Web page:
Finding a Mortar and Pestle in Toronto

   25 January 2006, early morning

Mezan sent me the following email:

Since I didn’t find the net to much help on this topic I think you shoud post it on your blog. I managed to find a big mortar and pestle that’s actually imported from Thailand at Kohinoor Foods on (1438) Gerrard St. You’d think Chinatown would be the place to look for something like that, but it turns out Indian people grind more stuff than Chinese or Vietnamese people. I was looking for where I could buy a decent mortar and pestle in Toronto but didn’t get much info. Oh, I saw some at Tap Phong too.

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Gentrification

   11 October 2005, early morning

“This ain’t the Drake.”

I guess if you haven’t been to the Drake Hotel in 15 or so years, you would be in for quite the shock. The place has changed. An old man walked in to the Drake just as my cousin and I were leaving the bar. His first words to us were, “It’s a little warm for a fire don’t you think?” The fire place was running. He then wandered around in disbelief before leaving the bar with my cousin and I. We took our time leaving to hear what else he had to say. He complained to us about yuppies before going on his way.

The funny thing about the encounter was that my cousin and I were discussing gentrification and how neighborhoods in the city can flip all of a sudden from slum to shiny-happy-land. This has happened most markedly along Queen St. West. I walked with my cousin, along this road, from the Drake all the way back downtown. This took us along pretty much all of the newly rejuvenated Queen St. West. We passed my cousin’s old street, which was down the road from a lonely-man motel he recalls was a second home to many prostitutes. (The motel is still there, I wonder if the prostitutes are?) We passed the park, where people were jogging and walking their dogs. This was a shock to him, as he recalls it being the sort of place you wouldn’t want to walk through. We actually made it all the way back to University road without crossing some tract we thought was even slightly slummy. It’s quite amazing.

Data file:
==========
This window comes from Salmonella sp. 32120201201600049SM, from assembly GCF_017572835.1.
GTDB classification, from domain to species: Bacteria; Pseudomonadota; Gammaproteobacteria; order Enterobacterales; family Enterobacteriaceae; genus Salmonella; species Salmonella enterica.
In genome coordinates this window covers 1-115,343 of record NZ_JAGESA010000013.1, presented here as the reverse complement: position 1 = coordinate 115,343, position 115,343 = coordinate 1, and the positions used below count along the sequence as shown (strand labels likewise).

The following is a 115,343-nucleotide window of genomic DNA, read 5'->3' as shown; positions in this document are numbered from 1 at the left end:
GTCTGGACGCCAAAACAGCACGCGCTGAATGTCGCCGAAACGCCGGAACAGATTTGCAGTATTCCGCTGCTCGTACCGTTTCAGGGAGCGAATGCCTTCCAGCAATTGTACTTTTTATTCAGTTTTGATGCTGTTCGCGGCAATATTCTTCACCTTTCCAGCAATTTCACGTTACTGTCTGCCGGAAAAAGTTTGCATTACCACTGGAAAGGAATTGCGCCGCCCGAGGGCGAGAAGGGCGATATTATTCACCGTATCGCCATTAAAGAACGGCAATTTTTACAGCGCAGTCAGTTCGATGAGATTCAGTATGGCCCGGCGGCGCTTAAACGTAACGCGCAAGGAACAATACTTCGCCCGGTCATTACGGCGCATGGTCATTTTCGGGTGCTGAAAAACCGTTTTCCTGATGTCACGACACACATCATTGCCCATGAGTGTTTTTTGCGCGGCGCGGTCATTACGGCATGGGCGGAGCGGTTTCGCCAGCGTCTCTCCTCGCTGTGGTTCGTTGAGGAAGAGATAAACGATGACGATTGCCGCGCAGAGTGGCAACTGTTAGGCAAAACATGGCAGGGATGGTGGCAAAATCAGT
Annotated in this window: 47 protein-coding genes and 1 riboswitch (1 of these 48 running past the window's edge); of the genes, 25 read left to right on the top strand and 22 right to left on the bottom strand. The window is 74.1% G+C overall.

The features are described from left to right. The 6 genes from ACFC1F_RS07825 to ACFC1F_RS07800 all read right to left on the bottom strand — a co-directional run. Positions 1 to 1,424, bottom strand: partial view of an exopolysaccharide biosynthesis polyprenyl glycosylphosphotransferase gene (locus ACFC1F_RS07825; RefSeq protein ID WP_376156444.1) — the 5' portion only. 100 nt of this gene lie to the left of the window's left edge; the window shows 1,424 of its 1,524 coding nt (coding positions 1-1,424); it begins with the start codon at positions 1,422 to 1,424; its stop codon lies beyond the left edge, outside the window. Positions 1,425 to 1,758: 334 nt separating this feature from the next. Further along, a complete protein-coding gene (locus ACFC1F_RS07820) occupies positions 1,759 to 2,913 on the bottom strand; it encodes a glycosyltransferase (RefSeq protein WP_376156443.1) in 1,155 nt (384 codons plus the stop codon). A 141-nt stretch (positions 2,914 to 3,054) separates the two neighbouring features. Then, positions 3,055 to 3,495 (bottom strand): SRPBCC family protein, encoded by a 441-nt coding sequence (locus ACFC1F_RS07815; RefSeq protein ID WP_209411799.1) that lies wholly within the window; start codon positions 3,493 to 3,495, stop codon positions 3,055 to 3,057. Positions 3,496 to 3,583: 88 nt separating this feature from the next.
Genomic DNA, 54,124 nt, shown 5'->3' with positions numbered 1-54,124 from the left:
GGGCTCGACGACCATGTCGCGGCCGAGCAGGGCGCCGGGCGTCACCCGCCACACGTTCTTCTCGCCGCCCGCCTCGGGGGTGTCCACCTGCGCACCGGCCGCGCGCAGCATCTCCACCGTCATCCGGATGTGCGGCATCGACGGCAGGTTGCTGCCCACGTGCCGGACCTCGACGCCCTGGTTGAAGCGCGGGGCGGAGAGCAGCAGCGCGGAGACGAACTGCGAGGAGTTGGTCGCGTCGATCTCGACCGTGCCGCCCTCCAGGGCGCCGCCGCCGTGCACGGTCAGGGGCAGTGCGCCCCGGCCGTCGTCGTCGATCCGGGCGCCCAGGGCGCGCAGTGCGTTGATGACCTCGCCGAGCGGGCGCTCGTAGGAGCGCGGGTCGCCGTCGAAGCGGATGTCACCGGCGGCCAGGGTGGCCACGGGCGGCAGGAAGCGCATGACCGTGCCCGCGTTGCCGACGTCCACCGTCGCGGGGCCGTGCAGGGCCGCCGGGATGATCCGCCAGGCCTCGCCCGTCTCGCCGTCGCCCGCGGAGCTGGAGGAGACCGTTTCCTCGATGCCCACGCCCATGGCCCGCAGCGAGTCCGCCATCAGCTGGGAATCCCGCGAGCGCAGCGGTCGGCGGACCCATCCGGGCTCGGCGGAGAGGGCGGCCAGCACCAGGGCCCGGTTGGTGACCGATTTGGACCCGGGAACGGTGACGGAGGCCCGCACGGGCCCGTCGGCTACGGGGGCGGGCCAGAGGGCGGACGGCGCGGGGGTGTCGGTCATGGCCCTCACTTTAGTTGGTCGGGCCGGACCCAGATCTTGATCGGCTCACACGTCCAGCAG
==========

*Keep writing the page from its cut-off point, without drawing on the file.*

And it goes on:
Earlier, while my cousin and I were eating brunch at the Drake—the fact that I go for brunch at the Drake makes me a Yuppy and I hate myself—I was discussing Parkdale and how the neighborhood was nice till about the 1950s, got slummy after the Gardiner came up, and is now being revitalized, centered around the Liberty Village area. The bar tender, who had served my friends and I at the Sky Bar during the summer, came over to give us some water, and catching the portion of our conversation, interjected: “It is getting nicer, but I like my Parkdale. I’ll know the neighborhood is done when you can’t get a $1.25 stout.”

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